Work from Home Productively, Securely & Sanely

Tools we love & tips you can use to manage your passwords & spouse so no one gets hurt

Has coronavirus tossed you into a funky home-office situation?
Our work-from-home pros have a few tips to help you through these trying times.

Ahhh coronavirus. Wreaking havoc not just in our personal lives, but in our work lives as well. At eXcelisys, our developers work remotely from home offices sprinkled across North America. As we’ve had years to perfect the “how-to” of working from home, we thought we’d pass along a few tips for working remotely and productively from home to ensure security and sanity as you enter this brave, new world.

Hoard bandwidth and coffee; not toilet paper.

~ Leif Hanson, eXcelisys full stack developer

Sec-UR-ity – You are at the center! 

When you access company data and/or databases remotely, you put the data at risk. Some things to consider:

  • Passwords: Utilize a password manager so you can use solid passwords without duplicating them or resorting to some sort of pattern that’s easy to hack. What’s a strong password? 12 characters, numbers, symbols and a combination of upper- and lower-case letters. The harder it is to remember, the stronger the password. Think: 90T&gSq&3bZ4#t5 and not 1600Broadway (your first apartment). Create a strong master password for your password manager and it’ll be the only one you have to manage.

We recommend 1Password or Dashlane (some plans include a built-in VPN) 

  • VPNs (Virtual Private Networks): To create a secure connection to another network over the Internet, use a VPN. When you use a VPN, your internet activity is encrypted (coded), making it unreadable in transit.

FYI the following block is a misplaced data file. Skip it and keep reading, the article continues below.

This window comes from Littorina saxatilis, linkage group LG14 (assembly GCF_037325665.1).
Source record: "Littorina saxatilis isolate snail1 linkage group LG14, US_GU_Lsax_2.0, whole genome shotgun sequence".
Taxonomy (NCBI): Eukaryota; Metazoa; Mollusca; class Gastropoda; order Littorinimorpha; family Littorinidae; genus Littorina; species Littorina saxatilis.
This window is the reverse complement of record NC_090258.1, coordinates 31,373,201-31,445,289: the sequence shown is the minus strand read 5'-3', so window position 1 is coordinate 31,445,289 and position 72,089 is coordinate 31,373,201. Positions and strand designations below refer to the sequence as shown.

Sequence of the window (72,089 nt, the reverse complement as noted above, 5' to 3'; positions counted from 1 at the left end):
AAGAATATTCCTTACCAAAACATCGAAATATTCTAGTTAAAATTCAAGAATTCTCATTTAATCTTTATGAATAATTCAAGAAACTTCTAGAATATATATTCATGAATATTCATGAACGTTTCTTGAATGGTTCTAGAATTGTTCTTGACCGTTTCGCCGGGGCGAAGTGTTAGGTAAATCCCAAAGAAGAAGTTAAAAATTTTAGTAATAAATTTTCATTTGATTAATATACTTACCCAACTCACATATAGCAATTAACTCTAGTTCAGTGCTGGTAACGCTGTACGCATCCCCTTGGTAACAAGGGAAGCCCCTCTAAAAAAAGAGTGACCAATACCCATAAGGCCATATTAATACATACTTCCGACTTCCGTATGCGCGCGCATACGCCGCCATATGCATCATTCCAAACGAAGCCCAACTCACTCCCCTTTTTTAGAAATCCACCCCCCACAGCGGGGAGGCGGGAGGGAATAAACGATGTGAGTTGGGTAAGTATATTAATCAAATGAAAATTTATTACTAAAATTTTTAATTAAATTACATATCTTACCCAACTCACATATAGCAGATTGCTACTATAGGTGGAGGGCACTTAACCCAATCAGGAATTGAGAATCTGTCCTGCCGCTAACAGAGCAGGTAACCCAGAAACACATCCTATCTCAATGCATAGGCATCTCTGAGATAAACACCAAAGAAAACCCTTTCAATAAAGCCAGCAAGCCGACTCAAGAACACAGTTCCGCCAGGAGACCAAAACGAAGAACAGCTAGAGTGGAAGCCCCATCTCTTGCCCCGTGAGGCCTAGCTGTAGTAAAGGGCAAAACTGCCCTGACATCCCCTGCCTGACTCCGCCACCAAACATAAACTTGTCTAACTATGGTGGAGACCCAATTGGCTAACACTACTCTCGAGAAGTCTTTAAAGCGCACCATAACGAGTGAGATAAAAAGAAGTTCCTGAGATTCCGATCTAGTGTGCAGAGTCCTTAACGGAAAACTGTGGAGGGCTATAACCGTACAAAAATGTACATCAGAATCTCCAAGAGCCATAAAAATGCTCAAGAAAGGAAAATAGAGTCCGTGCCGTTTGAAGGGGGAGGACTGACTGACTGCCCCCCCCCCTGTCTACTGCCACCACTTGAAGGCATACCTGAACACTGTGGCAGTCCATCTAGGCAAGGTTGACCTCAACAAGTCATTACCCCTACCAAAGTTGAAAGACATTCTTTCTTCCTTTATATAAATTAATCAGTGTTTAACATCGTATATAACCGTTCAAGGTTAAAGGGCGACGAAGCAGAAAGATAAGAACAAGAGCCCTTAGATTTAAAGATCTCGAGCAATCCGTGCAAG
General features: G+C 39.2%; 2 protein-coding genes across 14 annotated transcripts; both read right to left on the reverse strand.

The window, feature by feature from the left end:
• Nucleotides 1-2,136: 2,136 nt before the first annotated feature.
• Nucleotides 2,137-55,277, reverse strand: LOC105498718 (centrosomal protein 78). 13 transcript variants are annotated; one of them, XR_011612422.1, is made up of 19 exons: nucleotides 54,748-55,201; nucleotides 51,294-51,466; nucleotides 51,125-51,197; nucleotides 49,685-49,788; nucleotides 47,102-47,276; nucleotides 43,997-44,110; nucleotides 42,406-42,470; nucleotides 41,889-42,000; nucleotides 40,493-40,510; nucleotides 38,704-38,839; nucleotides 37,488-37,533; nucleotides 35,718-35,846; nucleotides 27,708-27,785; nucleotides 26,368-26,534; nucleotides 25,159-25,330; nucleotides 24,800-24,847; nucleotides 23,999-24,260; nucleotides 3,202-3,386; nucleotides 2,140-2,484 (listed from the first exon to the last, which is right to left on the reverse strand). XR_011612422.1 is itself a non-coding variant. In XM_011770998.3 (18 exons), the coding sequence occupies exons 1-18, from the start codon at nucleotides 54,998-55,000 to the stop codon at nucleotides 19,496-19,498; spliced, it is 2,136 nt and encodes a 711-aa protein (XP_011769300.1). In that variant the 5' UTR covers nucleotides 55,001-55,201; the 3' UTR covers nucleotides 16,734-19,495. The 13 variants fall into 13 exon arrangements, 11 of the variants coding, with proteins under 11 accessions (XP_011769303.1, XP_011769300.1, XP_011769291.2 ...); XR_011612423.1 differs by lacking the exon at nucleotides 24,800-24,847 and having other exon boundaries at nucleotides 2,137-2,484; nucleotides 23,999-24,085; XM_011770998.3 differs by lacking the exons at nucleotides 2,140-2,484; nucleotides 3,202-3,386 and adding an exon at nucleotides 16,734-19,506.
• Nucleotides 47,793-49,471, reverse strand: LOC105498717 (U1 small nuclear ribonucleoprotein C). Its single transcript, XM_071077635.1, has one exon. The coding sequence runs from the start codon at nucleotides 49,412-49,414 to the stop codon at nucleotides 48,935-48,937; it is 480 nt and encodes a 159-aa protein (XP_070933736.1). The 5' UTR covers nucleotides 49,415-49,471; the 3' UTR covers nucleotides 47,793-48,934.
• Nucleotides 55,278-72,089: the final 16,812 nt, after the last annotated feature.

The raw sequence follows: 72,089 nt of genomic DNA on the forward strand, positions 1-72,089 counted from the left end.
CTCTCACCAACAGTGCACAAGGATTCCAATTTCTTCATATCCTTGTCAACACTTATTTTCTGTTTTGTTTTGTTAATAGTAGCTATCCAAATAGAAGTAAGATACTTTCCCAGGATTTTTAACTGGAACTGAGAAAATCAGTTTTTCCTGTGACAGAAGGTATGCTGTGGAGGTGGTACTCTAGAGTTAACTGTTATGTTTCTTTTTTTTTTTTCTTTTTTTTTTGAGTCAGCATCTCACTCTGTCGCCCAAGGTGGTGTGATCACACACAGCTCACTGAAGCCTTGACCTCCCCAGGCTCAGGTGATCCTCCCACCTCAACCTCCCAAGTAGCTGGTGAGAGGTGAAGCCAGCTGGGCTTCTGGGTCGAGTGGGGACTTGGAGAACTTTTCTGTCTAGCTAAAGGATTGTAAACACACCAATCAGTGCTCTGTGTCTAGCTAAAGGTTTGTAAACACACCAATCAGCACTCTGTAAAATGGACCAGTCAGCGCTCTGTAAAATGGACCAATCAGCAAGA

“A VPN is a must on any network that is not your own, as man-in-the-middle hacks are script kiddie 101. The commercials you see on TV about VPNs are actually very accurate; it’s not hype.”

~ Michael Suhrbier, eXcelisys web app developer

Let’s break that down out of geekspeak. A man-in-the-middle hacker is someone who inserts themselves between the victim and the server, allowing them to send, receive and alter all communication between the two – like passwords and confidential stuff. A “script kiddie” is a derogatory term used to describe amateur hackers who acquire scripts (written by others) to breach computer networks. What Suhrbier is saying is that pretty much anyone who wants to become a “man-in-the-middle” hacker can purchase the programs and scripts necessary to start hacking without having any technical prowess. Think about it: there’s never been a better time to hack with so many people working remotely from home! Suhrbier recommends

  • Backups: In the office, you probably didn’t have to worry about this because IT took care of it, but working remotely from home, you’ll need a plan to ensure nothing gets lost so you can stay productive. Check with your management team to see what they recommend. The basic goal is to back up all of your business data on different media (hard drives, cloud, etc.) and in different locations (in case your homebound toddler kicks some juice onto your machine).

It isn’t backed up if it isn’t in more than one place. Don’t count on an online backup as your only copy.

 ~ Greg Furry, eXcelisys VP for technology

  • Updates: Stay current with security updates and use the latest browser version.
  • Wifi: Use a strong password for your wifi and don’t publicly broadcast your network to everyone in your building or neighborhood. If you’ve not changed the default password on your provider’s modem/router – NOW IS THE TIME!
  • One last pro tip“Don’t visit dubious sites,” said Furry. “I also never click on an email to see the message from my bank, credit card company, etc. I go to the site directly, login, and look there.” Following this tip will protect you from malware and phishing attacks. 

Home Office 101: Comfort Tips & Working Alone Together

  • Desk work. Desks are great, but consider the benefits of flexibility. “I like to be comfortable and while I do have an office with a desk I never use either,” said Suhrbier. “I find moving around the house for a change of scenery is helpful. This desk I bought is mobile, adjustable and I can use it standing, sitting or even laying in bed.”